• President-elect Pérez Molina met with Mexican President Felipe Calderón yesterday to discuss their collaboration on a variety of issues.  In a press conference following the meeting, Pérez Molina reported that they had discussed several issues, including the creation of a civil intelligence platform to share information regarding the organized crime and narco-trafficking and a possible ‘consular pass’ that would allow Guatemalan immigrants to travel through Mexico without a visa.
  • Fifty more names have been added to the list of those accused of violent actsduring their supposed involvement with the leftist guerilla movement of Guatemala’s armed conflict.  Theodore Michael Plocharski, a Guatemalan citizen responsible for the accusations, is claiming that the accused were involved in the kidnapping, torture and assassination of eight diplomats.  The list includes human rights defenders and social activists Sandra Torres Casanova, Orlando Blanco and Marielos Monzón.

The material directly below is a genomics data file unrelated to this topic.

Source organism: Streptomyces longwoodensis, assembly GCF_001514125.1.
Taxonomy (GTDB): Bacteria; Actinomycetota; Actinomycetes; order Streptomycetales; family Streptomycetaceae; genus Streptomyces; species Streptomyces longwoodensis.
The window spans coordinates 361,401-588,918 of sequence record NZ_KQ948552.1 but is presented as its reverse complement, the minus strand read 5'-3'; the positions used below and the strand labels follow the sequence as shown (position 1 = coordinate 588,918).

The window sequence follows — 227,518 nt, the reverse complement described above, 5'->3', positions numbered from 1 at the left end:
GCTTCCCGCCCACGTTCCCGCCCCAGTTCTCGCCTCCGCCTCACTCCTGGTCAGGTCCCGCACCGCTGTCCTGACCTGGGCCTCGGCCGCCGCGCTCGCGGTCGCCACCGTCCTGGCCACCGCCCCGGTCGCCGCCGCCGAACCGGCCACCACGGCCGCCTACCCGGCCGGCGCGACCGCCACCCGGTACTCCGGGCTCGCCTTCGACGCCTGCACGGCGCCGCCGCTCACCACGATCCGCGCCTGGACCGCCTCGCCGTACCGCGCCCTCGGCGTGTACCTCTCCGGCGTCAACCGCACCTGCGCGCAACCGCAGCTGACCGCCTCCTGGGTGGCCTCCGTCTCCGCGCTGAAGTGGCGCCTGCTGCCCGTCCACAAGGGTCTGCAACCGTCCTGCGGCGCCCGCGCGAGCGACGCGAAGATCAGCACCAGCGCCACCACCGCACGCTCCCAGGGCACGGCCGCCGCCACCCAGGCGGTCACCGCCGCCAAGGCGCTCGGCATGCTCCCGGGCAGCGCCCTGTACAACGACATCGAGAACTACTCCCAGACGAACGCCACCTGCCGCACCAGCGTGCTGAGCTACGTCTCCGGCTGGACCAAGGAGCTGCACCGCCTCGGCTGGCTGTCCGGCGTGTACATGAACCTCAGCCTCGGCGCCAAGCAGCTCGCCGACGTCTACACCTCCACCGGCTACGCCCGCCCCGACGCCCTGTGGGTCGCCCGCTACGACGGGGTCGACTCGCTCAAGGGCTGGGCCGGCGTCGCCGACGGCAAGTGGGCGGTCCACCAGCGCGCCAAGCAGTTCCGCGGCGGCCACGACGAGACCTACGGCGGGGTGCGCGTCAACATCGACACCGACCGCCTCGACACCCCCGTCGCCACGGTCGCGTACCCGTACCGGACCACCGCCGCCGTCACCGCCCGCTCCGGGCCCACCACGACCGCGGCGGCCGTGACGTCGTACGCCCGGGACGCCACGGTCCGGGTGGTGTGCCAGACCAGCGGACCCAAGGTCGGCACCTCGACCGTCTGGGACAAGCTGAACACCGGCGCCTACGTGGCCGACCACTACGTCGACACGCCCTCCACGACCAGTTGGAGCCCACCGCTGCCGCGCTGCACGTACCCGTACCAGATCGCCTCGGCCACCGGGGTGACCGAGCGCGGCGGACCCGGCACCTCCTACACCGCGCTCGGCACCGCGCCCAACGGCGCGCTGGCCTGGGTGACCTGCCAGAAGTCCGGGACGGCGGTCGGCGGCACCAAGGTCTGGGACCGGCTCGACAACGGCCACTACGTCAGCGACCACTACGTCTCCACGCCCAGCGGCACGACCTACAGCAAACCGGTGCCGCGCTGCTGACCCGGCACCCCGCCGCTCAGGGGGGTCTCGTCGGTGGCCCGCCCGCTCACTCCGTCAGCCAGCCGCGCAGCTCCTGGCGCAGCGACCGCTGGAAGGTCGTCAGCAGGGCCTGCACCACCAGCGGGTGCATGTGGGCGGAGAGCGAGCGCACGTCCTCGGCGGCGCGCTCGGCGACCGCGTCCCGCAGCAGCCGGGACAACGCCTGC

• In an interview with ElPeriodico, Theodore Plocharski comments on his motives for accusing over 50 people with links to the assassination of diplomatsand association with the leftist guerilla movements during the armed conflict.  Plocharski said he wants the truth to be heard and justice to be served and argued that it is time the Attorney General investigates crimes committed by the guerrillas as well as the military.  He also commented that he is not necessarily proposing legal action against the individuals on the list, but rather against the guerilla entities—ORPA, EGP, PGT and FAR.

    Michael Plocharski, denunciante. (Foto Prensa Libre: Erick Avila)

International News

Weekly News Round-Up

National News

International News

Weekly News Round-Up

National News